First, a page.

Anyway, today was no fun. I had one of my hardest classes late in the day and I had to lug all my stuff to the building where the career fair was held in the heat while wearing a suit. Not fun. So I think I’ve deserved to have the night off. I am not studying at all. I’m just going to write blog entries and my novel and do some reading.

An Observation

After spending an entire weekend doing homework, I have realized something: professors employed to do research, as opposed to those hired solely to teach, are severely lacking in teaching skills. This weekend, I have been working on problem sets full of concepts we simply did not cover in class. It has been extremely frustrating. On the bright side, I know a lot about bond pricing after spending hours researching it. On the downside… I still haven’t finished the bond-related problem in question! (After working on it for several days.)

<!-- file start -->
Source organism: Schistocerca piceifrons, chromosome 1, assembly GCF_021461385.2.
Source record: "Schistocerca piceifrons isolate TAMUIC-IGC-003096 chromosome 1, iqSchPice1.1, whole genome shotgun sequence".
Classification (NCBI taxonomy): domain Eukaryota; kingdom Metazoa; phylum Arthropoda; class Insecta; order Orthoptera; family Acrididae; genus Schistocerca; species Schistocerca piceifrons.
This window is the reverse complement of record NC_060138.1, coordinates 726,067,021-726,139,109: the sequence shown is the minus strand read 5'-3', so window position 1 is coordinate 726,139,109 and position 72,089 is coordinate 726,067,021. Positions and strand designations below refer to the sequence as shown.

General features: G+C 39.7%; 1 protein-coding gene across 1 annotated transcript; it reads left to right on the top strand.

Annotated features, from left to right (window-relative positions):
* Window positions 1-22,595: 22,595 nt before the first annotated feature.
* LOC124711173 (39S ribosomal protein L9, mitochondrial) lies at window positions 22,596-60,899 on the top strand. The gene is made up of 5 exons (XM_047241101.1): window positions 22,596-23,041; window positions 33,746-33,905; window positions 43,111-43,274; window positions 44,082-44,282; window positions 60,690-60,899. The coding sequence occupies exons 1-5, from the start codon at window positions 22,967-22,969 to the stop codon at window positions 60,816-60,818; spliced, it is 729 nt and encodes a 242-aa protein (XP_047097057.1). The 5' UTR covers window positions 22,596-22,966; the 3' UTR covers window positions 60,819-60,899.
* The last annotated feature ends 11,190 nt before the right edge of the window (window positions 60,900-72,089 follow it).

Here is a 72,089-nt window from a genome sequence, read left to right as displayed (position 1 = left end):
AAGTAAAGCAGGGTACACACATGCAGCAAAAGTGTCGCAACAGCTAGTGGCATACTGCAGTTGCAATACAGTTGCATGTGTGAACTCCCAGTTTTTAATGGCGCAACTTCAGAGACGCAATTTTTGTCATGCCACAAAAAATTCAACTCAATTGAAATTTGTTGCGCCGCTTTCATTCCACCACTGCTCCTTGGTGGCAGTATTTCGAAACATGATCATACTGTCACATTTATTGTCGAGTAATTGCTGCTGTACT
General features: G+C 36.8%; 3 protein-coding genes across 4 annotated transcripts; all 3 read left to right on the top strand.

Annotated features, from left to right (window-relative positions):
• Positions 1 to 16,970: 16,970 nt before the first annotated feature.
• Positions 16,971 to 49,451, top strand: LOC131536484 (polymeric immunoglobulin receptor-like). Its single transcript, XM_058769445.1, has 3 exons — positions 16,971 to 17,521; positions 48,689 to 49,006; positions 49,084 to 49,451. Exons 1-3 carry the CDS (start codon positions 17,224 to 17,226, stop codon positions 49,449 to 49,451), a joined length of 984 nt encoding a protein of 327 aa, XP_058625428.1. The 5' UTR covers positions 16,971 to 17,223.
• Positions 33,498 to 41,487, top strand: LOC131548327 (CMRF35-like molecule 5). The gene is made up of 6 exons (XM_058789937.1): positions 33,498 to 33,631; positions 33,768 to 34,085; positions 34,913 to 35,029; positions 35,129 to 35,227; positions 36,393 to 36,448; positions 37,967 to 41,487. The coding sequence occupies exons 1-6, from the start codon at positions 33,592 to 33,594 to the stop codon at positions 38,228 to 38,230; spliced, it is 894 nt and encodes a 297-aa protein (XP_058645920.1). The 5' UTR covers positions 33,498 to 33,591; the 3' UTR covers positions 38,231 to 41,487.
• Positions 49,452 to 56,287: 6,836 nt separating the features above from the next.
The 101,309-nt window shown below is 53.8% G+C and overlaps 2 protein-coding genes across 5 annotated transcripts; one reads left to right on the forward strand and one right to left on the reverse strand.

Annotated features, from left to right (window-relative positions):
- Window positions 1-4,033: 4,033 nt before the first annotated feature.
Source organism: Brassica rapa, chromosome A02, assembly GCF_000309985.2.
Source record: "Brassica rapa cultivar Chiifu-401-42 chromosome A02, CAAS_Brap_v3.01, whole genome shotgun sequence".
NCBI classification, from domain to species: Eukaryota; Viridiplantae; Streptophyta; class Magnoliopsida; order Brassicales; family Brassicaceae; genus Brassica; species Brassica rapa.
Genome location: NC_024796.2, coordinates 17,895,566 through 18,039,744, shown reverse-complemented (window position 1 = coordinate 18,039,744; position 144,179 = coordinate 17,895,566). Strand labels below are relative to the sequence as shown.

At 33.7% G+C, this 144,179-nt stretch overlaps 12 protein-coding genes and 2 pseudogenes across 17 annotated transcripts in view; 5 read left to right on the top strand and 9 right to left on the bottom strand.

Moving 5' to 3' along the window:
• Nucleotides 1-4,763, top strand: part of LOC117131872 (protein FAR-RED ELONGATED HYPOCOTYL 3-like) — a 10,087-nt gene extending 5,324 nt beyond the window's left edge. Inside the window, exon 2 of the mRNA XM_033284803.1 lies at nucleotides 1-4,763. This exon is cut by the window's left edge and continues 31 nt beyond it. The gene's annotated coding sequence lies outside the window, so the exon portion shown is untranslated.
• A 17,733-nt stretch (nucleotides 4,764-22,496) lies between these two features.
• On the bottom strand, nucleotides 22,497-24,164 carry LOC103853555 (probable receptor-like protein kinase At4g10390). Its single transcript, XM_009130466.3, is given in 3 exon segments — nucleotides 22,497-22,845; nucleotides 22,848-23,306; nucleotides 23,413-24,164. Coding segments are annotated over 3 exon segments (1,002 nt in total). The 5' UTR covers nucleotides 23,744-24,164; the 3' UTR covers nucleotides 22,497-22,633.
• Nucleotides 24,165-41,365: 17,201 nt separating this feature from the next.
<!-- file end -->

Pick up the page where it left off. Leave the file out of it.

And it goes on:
Another professor made a last-minute change to the syllabus, so our lecture on Wednesday will have material that was originally planned for Friday. I spent a lot of time reading for that class, only to realize now that I have yet more reading to do due to this change.

Frustrated doesn’t begin to describe my feelings right now…

Unsolicited Advice

I survived my first week of fall semester classes. I worked all weekend and I still barely feel like I’m keeping up. I’m a bit ahead in economics (which means I can focus on my other classes’ homework this week) and just keeping pace in everything else.